I’d like to thank Tom Furnival-Adams for contributing what is clearly a well considered and thought-provoking piece. It’s a complex situation we find ourselves in, with many unknowns, and many challenges to our natural persuasions. He outlined his approach and perspective with elegance, and I can’t recommend it highly enough to anyone looking for a semblance of pragmatism in this sorry affair.

Along with publicly thanking Tom, I also wanted to contribute a few additional thoughts from my perspective, not necessarily in response to his piece, but to the discussion it has provoked. I hope I am able to supplement the conversation in some form.

Basically, I’d like to say a few more things about the boycott.


Personally, understanding the value of the boycott continues to be the focus of my attention. It’s been suggested that it’s not working, or that it won’t. But can we really make that assumption? It’s been four games.

The sentiment behind the boycott for most is to not attend until CCFC return to Coventry. I don’t think at this point we can categorically state that boycotting will have no impact on the situation, when it’s simply had no time to bear that influence yet.

The other forms of protest appear to offer little but an inconvenience to most of the parties concerned, but for me, the idea of a boycott affects the decision-makers in the sense that they will surely have to react to it at some point. As a business guided by its desire to make money from this club eventually (those mavericks), there’s no way Sisu can withstand a lengthy boycott without making some adjustments or accommodation to the circumstances. Especially if the proposals for a new stadium in Coventry prove as difficult to solidify as we all expect.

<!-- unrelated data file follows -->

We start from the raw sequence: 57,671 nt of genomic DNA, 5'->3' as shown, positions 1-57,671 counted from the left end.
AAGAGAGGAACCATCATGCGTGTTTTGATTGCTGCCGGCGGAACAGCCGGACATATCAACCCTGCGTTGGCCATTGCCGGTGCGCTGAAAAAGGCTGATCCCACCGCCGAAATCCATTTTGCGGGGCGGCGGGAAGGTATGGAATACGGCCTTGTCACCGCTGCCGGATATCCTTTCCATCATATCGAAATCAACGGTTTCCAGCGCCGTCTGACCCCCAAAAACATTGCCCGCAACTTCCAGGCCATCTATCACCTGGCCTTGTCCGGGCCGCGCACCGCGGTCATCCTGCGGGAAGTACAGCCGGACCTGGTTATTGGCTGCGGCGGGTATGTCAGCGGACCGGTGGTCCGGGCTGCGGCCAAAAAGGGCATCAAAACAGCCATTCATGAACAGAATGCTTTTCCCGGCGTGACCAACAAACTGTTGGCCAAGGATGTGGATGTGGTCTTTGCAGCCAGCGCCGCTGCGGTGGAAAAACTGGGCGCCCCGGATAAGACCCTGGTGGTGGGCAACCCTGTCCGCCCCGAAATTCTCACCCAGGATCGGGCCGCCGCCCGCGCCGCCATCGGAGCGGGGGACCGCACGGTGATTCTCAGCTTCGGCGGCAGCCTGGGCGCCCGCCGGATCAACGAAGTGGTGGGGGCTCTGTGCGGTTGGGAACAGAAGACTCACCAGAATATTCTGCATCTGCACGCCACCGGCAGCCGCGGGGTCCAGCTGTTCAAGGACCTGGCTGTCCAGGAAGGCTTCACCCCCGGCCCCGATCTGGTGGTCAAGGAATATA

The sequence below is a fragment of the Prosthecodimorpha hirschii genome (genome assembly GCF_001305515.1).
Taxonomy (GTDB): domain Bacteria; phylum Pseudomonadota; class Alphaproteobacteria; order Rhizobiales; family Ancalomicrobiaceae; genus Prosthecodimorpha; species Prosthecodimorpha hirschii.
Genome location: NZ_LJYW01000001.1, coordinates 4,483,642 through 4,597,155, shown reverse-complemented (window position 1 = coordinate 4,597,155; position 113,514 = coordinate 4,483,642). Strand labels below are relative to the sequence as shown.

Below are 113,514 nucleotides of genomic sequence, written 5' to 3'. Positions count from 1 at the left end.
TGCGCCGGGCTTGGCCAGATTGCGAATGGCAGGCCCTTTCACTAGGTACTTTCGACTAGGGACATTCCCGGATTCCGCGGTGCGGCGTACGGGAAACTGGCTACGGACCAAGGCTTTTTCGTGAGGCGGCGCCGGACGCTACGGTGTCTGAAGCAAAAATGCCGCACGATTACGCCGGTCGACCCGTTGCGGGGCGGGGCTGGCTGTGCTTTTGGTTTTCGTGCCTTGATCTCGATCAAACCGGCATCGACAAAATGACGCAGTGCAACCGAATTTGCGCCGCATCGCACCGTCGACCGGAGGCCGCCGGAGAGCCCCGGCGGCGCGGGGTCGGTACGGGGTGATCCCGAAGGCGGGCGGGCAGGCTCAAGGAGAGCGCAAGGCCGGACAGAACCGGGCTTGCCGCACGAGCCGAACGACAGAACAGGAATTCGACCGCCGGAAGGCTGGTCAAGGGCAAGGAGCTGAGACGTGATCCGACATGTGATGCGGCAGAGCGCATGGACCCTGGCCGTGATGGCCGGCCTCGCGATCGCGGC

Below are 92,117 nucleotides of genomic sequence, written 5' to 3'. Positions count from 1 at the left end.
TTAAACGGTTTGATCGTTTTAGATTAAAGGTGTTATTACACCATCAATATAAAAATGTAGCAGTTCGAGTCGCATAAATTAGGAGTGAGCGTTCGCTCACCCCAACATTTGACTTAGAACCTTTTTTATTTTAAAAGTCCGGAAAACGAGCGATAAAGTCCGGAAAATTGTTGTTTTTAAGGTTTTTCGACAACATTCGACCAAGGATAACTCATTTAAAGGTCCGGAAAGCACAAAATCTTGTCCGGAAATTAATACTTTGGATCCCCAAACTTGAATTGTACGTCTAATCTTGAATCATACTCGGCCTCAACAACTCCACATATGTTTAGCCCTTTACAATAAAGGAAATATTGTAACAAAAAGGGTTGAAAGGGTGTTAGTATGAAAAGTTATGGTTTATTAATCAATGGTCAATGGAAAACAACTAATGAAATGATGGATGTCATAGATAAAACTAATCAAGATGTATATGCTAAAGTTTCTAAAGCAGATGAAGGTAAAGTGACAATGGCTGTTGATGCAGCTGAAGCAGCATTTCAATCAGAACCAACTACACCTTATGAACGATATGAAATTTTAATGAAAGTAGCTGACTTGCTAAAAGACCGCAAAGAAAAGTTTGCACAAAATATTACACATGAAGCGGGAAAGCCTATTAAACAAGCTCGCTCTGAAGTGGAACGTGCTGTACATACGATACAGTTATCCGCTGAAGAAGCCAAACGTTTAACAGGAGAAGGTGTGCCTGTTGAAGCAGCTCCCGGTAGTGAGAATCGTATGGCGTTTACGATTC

Up until this point, most of their decisions have been made in spite of our opposition – some were enforced, some were down to the way they have chosen to position themselves politically is this dispute with ACL. But either way, they haven’t been made with the views and desires of the fans at heart. Let’s be honest, when you’re staving off litigation left-right-and centre, the views of fans are the least of your concerns.

Even so, I think it’s time we *made* our interests their concern, because being a football supporter should simply be about enjoying watching a football club play. It’s a travesty that we’re being expected to navigate this political, moral and logistical minefield.

The focus from all stakeholders up until this point seems to have been on winning a political and financial battle, over recognising the distress this has caused the vast majority of Coventry City fans.

And this is where boycotting comes in. I feel that by not attending matches at Sixfields, this actually provides us for the first time with a genuine opportunity to influence/enforce some kind of movement or decision. Even if that decision is to simply nudge Sisu’s policy/communication to being less guarded in their stance around re-opening talks withACL, I still will see that as a victory and worth the sacrifice that comes with not being able to watch your team play so fantastically.